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Thread: Storing fabric

  1. #26
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    Never store fabric in plastic bins, formaldhyde gasses will form. Fabric needs to breath, so which ever way you decide to store your fabric keep this in mind. I store my fabric in metal wire bins attached to the wall in my sewing room closet.
    These were purchased from Lowes, easy to install. They work great and gives me great storage and easy access.

  2. #27
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    To solve the problem of dust on fab stored on open shelves...I purchased clear plastic on roll from JoAnn's and just like in the grocery stores in front of open freezer, I stapled on 2/4, nailed to edge of top self and then cut into about 15" strips from floor to wood strip, can get my hand on the shelves and see fab but keeps most of dust out......

  3. #28
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    Quote Originally Posted by Tartan View Post
    I believe that the ruler method is used in place of the mini bolt boards. For the mini bolt- you fold the fabric again (selvages to the factory fold edge)so that it measures about 11 inches wide. You start rolling/ folding the length of the fabric around the mini bolt until it is all wound on like the fabric bolts at the store but smaller. In the ruler method you use a 6 X 12 or longer ruler in place of the mini bolt board. The difference is when you have the fabric all folding/rolled around the ruler you carefully pull the ruler out and store the folded fabric on the shelf. Those who ruler fold, feel free to correct me if I'm wrong.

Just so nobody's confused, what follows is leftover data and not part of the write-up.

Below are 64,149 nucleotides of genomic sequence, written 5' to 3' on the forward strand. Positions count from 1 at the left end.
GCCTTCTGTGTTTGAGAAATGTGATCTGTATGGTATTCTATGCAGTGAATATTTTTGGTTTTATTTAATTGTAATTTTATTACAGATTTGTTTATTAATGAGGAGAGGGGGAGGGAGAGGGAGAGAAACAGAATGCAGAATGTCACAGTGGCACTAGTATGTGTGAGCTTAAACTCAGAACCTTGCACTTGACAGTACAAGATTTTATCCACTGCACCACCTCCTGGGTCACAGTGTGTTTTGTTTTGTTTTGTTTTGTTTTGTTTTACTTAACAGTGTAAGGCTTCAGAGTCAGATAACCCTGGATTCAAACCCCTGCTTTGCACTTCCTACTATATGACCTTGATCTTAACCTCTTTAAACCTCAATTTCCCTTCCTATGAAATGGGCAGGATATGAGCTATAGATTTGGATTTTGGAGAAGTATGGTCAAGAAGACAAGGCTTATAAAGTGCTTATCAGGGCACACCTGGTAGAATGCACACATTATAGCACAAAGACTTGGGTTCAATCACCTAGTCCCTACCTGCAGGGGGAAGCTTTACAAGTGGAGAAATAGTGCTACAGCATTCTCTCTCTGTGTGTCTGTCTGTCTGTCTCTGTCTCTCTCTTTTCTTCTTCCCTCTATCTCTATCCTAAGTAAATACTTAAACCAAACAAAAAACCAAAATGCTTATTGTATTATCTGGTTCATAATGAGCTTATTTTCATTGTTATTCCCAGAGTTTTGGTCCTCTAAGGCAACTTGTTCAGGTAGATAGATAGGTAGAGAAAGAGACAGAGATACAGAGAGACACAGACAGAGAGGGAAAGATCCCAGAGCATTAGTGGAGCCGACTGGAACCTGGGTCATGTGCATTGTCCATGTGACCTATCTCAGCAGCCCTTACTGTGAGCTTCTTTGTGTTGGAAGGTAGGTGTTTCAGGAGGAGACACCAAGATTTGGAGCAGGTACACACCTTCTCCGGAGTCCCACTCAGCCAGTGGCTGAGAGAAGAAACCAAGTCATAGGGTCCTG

Good description Tartan. This is the way I do mine and I then stand it on edge in dresser drawers. I used to lay it in the drawers until I learned this method here on QB. Found out I could store twice as much in the same space! Oh, drat! Had to go shopping to get enough fabric to keep a partial drawer standing up. LOL Anyway, it works great. I keep FQs, strips, squares, and UFO blocks in the stackable plastic drawers from WalMart. I still keep anything that is not quilt cotton in plastic tubs, but I don't have much of that anymore. I don't like cardboard; it has to many spaces for critters, especially cockroaches which love to eat the glue.

    Anyway, as someone else said, the main thing is to keep your fabric out of direct sunlight and reasonably protected from dust.
    Shirley in Arizona

  4. #29
    Senior Member anita211's Avatar
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    Hi,

    I have about 50 clear plastic shoe boxes that houses a whole lot of fabric. Some of that fabric has been there 20 years, and is still very useable. I keep fat quarters in boxes cut down so I can see the fabric, and baskets for jelly rolls and other precuts.
    Anita in Northfield, MN

  5. #30
    Senior Member rj.neihart's Avatar
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    I store my fabric two different ways. The smaller pieces, those I can fold into a square, go into a small bookshelf, stacked in as close to color coordination I can get them. The larger pieces of fabric are placed onto cardboard strips - I took boxes and cut out wide enough pieces so I could fold my fabric over each piece. Then I put those upright, into a large book case. I can see the colors, fabric choices are quicker, and I feel organized!

  6. #31
    Super Member jcrow's Avatar